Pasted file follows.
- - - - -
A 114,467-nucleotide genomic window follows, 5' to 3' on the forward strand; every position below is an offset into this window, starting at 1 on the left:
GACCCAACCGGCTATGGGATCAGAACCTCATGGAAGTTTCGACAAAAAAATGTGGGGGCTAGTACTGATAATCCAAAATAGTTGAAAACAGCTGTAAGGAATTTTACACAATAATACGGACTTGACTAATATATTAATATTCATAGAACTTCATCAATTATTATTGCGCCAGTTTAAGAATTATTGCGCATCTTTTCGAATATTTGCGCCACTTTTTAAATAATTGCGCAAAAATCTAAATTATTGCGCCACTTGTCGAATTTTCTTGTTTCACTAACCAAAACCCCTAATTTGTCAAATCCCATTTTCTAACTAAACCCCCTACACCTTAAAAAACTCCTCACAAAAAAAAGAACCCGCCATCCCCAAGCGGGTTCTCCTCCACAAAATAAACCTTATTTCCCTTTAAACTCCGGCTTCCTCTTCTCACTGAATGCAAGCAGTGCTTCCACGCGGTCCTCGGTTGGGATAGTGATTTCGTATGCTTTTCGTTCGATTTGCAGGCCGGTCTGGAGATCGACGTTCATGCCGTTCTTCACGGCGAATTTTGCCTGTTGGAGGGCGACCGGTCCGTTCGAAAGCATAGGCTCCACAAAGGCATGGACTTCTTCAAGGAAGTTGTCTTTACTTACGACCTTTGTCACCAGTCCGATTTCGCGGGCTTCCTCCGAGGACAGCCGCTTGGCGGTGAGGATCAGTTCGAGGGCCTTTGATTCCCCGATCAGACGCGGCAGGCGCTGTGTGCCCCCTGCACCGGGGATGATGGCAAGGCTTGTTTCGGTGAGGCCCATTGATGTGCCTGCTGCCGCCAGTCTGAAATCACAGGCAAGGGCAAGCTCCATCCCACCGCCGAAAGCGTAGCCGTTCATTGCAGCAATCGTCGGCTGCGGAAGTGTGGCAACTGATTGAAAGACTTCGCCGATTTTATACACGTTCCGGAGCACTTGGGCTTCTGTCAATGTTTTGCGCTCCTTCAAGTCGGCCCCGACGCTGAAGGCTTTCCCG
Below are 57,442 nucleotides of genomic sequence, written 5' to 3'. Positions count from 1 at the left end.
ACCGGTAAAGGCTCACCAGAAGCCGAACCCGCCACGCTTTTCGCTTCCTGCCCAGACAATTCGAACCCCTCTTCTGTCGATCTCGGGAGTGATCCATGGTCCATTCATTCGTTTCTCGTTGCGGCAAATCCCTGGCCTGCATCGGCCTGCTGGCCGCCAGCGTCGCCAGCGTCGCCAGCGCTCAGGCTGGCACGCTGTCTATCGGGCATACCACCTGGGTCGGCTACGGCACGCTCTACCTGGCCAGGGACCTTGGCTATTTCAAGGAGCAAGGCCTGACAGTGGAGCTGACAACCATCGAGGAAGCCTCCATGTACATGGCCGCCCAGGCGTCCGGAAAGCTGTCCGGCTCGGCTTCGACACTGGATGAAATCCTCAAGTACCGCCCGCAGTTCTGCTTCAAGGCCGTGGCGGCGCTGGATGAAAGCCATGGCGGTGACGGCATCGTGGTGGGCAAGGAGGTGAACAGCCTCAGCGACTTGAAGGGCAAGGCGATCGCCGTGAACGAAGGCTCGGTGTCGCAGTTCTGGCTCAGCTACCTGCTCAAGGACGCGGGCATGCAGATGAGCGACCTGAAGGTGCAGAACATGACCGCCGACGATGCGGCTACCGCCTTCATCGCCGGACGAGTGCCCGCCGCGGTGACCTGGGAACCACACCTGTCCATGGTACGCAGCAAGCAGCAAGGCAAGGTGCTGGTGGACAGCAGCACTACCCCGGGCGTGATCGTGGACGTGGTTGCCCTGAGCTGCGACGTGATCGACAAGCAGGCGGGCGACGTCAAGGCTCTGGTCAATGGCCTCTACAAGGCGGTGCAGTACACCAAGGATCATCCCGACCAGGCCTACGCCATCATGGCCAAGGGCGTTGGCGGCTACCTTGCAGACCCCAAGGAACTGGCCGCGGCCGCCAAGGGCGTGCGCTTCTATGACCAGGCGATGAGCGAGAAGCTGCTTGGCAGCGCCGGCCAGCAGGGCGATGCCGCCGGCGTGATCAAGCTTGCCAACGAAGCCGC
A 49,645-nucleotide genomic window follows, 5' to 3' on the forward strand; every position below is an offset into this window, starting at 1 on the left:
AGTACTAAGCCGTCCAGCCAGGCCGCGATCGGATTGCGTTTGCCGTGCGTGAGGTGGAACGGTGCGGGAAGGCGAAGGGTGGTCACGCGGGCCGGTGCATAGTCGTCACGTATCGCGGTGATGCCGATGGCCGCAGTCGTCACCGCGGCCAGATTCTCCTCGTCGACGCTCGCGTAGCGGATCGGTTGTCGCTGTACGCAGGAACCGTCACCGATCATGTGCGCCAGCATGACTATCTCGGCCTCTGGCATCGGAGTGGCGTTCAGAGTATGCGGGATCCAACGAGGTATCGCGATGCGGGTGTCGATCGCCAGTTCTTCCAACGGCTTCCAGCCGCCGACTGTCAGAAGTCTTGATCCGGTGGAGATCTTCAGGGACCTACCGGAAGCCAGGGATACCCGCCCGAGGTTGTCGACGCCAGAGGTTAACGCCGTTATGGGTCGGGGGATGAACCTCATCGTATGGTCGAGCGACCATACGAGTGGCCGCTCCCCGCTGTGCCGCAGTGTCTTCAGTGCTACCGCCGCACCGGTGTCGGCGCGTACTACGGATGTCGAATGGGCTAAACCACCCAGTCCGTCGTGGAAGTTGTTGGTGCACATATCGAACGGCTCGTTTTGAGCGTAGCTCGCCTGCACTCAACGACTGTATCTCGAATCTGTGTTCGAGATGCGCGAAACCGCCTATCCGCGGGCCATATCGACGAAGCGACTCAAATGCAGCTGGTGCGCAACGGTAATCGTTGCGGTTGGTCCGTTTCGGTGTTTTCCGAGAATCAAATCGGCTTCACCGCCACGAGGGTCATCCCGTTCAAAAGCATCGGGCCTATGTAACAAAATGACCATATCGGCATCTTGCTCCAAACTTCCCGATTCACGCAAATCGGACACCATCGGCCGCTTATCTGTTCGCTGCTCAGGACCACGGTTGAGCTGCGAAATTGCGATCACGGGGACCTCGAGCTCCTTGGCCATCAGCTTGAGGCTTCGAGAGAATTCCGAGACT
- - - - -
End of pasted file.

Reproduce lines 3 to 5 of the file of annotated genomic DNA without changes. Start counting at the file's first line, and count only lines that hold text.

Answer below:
Below are 57,442 nucleotides of genomic sequence, written 5' to 3'. Positions count from 1 at the left end.
ACCGGTAAAGGCTCACCAGAAGCCGAACCCGCCACGCTTTTCGCTTCCTGCCCAGACAATTCGAACCCCTCTTCTGTCGATCTCGGGAGTGATCCATGGTCCATTCATTCGTTTCTCGTTGCGGCAAATCCCTGGCCTGCATCGGCCTGCTGGCCGCCAGCGTCGCCAGCGTCGCCAGCGCTCAGGCTGGCACGCTGTCTATCGGGCATACCACCTGGGTCGGCTACGGCACGCTCTACCTGGCCAGGGACCTTGGCTATTTCAAGGAGCAAGGCCTGACAGTGGAGCTGACAACCATCGAGGAAGCCTCCATGTACATGGCCGCCCAGGCGTCCGGAAAGCTGTCCGGCTCGGCTTCGACACTGGATGAAATCCTCAAGTACCGCCCGCAGTTCTGCTTCAAGGCCGTGGCGGCGCTGGATGAAAGCCATGGCGGTGACGGCATCGTGGTGGGCAAGGAGGTGAACAGCCTCAGCGACTTGAAGGGCAAGGCGATCGCCGTGAACGAAGGCTCGGTGTCGCAGTTCTGGCTCAGCTACCTGCTCAAGGACGCGGGCATGCAGATGAGCGACCTGAAGGTGCAGAACATGACCGCCGACGATGCGGCTACCGCCTTCATCGCCGGACGAGTGCCCGCCGCGGTGACCTGGGAACCACACCTGTCCATGGTACGCAGCAAGCAGCAAGGCAAGGTGCTGGTGGACAGCAGCACTACCCCGGGCGTGATCGTGGACGTGGTTGCCCTGAGCTGCGACGTGATCGACAAGCAGGCGGGCGACGTCAAGGCTCTGGTCAATGGCCTCTACAAGGCGGTGCAGTACACCAAGGATCATCCCGACCAGGCCTACGCCATCATGGCCAAGGGCGTTGGCGGCTACCTTGCAGACCCCAAGGAACTGGCCGCGGCCGCCAAGGGCGTGCGCTTCTATGACCAGGCGATGAGCGAGAAGCTGCTTGGCAGCGCCGGCCAGCAGGGCGATGCCGCCGGCGTGATCAAGCTTGCCAACGAAGCCGC
A 49,645-nucleotide genomic window follows, 5' to 3' on the forward strand; every position below is an offset into this window, starting at 1 on the left: